Readers scared by Raimon Panikkar's voluminous, multilingual, often dense and elusive writings, several of which are doorstopper-sized, will heartily welcome this slim book. Born in 1918 of a Spanish mother and an Indian father, holder of doctorates in science, philosophy, and theology, and author of more than 30 volumes, Panikkar continues to lecture and publish in his so-called retirement in his native Catalonia.
This volume originated from a series of lectures to theology professors at the Benedictine monastery of Silos, Spain, and though addressed to Christians, the book, Panikkar believes, will be of interest to non-Christians as well. Panikkar opens the book with a typical statement: "One needs a great deal of boldness, ingenuity, and innocence to publish a book today on the experience of God, especially one without any footnotes" (7). The reason for this is, paradoxically, that "there is no possible experience of God, at least in the monotheistic sense of the word"(7).
How then does not speak of God, even in a very small, footnoteless book? First of all, Panikkar reminds us that our God-talk is not about God as such but is ultimately about "the meaning of life, the destiny of the earth, and whether there is a necessity for a foundation. We ask ourselves simply: What is the ultimate question for each of us? For what reasons would we dare not to ask such a question?" (12). Secondly, for this kind of God-talk to be possible, Panikkar lays down nine rules or guidelines: God-talk requires a preliminary interior silence and a purity of heart; has its own style in not taking God as an object; involves our whole being; regards God alone; needs the mediation of belief; regards God not as a univocal concept but a multivalent symbol; includes several meanings; does not exhaust the divine; and leads back to a new silence.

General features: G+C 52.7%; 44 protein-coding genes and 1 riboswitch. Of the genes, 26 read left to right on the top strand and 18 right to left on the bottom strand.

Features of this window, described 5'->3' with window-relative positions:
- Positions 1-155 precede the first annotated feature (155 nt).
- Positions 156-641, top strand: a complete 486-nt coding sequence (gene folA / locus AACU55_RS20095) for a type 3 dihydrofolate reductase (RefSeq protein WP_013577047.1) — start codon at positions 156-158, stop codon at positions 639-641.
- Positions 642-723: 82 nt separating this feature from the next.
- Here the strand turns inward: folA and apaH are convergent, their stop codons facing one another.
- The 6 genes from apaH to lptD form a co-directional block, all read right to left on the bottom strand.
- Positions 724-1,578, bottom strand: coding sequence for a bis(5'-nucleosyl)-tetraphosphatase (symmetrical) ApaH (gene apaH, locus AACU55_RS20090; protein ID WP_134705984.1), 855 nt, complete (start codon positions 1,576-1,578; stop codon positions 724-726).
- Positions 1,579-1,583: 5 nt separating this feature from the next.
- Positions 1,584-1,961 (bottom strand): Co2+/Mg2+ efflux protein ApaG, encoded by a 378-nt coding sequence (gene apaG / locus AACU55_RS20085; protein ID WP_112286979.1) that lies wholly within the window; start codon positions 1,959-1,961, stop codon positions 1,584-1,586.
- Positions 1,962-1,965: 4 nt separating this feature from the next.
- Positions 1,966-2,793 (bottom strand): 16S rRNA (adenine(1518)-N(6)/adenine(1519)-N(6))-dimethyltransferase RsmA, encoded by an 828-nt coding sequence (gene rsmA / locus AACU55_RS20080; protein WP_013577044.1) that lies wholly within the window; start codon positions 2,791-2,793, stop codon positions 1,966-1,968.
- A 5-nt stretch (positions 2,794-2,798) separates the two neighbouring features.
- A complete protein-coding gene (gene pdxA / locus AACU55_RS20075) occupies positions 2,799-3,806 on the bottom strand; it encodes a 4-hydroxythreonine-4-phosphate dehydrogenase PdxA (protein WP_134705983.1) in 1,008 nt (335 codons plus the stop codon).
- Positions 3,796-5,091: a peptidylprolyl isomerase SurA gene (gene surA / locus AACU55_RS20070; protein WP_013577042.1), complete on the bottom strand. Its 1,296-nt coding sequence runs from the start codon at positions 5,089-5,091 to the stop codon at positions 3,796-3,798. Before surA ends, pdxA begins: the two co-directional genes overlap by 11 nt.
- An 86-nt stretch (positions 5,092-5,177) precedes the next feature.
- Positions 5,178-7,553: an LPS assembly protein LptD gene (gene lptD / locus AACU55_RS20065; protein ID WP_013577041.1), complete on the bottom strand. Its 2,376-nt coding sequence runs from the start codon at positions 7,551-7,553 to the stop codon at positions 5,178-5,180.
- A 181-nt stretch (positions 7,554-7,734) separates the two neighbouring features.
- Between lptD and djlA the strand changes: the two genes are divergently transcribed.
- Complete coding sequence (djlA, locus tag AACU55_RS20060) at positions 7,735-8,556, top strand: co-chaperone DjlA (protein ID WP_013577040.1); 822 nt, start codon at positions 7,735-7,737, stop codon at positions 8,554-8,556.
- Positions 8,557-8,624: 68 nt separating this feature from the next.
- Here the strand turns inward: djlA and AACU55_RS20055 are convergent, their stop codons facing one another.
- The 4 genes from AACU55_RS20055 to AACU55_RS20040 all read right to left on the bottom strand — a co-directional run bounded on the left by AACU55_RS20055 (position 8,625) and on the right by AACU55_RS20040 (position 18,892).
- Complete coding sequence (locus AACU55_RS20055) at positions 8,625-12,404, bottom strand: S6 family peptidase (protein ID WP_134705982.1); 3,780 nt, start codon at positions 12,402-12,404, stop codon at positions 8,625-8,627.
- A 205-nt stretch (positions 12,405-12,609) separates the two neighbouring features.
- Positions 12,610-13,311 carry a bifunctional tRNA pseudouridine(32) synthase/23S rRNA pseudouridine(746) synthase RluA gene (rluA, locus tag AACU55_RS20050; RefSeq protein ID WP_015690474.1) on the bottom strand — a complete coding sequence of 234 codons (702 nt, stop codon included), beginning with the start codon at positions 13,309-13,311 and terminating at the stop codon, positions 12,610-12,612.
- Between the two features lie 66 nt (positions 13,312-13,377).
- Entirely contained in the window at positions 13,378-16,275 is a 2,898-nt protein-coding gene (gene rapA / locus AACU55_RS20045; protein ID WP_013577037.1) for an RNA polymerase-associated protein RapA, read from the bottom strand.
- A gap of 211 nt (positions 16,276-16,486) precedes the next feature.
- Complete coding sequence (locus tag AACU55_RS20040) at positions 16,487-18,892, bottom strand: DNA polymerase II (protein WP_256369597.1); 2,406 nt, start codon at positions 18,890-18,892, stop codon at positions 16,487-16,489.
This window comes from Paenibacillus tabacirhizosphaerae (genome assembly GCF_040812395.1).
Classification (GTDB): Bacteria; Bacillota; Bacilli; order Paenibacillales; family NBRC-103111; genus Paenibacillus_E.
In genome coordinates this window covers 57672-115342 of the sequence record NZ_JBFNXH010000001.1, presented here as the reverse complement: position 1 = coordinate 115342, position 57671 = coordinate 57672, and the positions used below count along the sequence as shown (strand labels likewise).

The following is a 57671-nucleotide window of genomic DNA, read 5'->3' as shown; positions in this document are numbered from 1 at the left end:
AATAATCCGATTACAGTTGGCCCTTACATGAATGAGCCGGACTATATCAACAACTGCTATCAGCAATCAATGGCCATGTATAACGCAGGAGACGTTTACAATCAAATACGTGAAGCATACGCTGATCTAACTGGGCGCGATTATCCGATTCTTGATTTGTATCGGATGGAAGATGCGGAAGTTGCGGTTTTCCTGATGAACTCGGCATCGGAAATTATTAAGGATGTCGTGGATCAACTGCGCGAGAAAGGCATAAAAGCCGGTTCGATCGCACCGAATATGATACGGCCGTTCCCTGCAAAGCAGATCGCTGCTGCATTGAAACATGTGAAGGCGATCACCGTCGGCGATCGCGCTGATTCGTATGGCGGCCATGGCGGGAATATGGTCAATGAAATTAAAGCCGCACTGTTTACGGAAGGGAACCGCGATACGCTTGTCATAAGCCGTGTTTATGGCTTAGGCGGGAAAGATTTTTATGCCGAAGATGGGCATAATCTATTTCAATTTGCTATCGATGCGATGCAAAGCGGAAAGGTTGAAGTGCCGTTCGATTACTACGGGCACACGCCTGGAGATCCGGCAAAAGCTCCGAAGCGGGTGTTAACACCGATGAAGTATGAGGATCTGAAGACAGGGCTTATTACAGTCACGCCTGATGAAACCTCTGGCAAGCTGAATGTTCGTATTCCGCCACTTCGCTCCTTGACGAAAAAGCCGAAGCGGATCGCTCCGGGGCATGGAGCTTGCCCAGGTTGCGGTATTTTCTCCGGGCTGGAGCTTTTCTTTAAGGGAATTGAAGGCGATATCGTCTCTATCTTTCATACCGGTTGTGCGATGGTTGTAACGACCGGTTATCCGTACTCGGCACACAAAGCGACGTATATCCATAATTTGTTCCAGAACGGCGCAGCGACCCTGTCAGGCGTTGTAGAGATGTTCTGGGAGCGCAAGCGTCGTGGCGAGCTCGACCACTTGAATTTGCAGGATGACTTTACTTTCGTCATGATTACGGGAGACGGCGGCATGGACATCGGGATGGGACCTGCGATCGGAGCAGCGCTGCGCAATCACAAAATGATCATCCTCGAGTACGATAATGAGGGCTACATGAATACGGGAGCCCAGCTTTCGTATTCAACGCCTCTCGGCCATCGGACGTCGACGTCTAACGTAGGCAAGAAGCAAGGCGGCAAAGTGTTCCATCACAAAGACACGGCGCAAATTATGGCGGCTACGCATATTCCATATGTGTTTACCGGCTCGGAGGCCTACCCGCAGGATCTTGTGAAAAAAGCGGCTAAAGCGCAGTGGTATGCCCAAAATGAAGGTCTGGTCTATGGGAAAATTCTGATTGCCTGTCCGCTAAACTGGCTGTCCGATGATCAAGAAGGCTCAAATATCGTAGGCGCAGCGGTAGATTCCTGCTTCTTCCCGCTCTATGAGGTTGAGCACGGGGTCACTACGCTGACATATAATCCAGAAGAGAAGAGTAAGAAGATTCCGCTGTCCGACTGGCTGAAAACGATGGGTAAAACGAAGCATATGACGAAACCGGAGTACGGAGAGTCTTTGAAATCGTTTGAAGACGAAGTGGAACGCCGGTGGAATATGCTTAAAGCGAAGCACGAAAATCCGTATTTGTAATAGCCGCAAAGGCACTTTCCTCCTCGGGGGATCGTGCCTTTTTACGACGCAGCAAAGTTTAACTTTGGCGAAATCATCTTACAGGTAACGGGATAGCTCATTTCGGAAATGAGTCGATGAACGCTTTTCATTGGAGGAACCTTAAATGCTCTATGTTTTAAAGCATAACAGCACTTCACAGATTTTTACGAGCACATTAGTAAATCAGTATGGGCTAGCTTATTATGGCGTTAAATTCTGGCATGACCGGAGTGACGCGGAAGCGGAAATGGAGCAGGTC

But speaking of God presupposes or at least is contemporaneous with experiencing God. But Panikkar has already declared that "there is no possible experience of God." So why is chapter 2 of the book entitled "The Experience of God?" The experience of God Panikkar refers to is one that occurs not in a life of silence but in the "silence of life," that is, when we position ourselves at the source of being. This experience is made up of four constituents: the pure experience (the "instant of pure life"), the memory of it, the interpretation of this memory, and the reception of this interpretation in the cultural world. (In Panikkar's formula: E=e.m.i.r, where E stands for Experience; e for my personal experience; m for memory; and r for reception in the culture). The experience of God occurs in "faith" (which everyone has), is put into practice in "acts of faith, and is expressed in "beliefs" (which can change or be lost). The divine appears to us in three mutually inclusive aspects: cosmologically as supreme power, anthropologically as the plenitude of the human heart, and ontologically as the super-being.
But then what does Panikkar mean by saying there is possible experience of God? He means that the experience of God is not an experience of God as an object. As an objectless experience, the experience of God, Panikkar argues, is the "root of all experience" (40), coincides with the experience of contingency, leads us to prayer of praise and petition, overturns all our values, and breaks our isolation while respecting our solitude. Ultimately, it is the experience of God, not in the objective genitive, but in the subjective genitive, that is, the experience that God has of Godself, in which I participate. To discover this experience of God in the subjective genitive, Panikkar insists on the necessity of initiation.
The next chapter discusses the Christian experience of God. Panikkar begins with reflections on the Trinity (not dualism nor monism but advaita [non-dualism]), then distinguishes between "Christ" and "Jesus," makes use of three biblical texts (Acts 17: 28, John 1:18, and 1 Cor 15:18) to give an interpretation of the Christian God, and finally speaks of Jesus in terms of two other New Testament texts, John 10: 30 and John 16:7. Finally, Panikkar mentions briefly the "privileged places" of the experience of God: love, the thou, joy, suffering, evil, pardon, crucial moments, nature, silence, and propitious places, in other words, everywhere.
I may be forgiven if I end this review with a personal anecdote. A couple of years ago, after my publication of an essay on multiple religious belonging, I received a letter from Spain. I was shocked to discover that it was from Panikkar The handwriting is almost illegible, so I asked one of his former students who happened to be a visiting professor at Georgetown to decipher it for me. Thanks to his help I could understand where Panikkar agreed and disagreed with me. The letter is like manna from heaven for me, all the more precious since it came—gratuitously—from a world-renowned theologian to an unknown theological quantity. But it is not because of this that I say that The Experience of God is one of the most theologically profound and spiritually moving books you will ever read.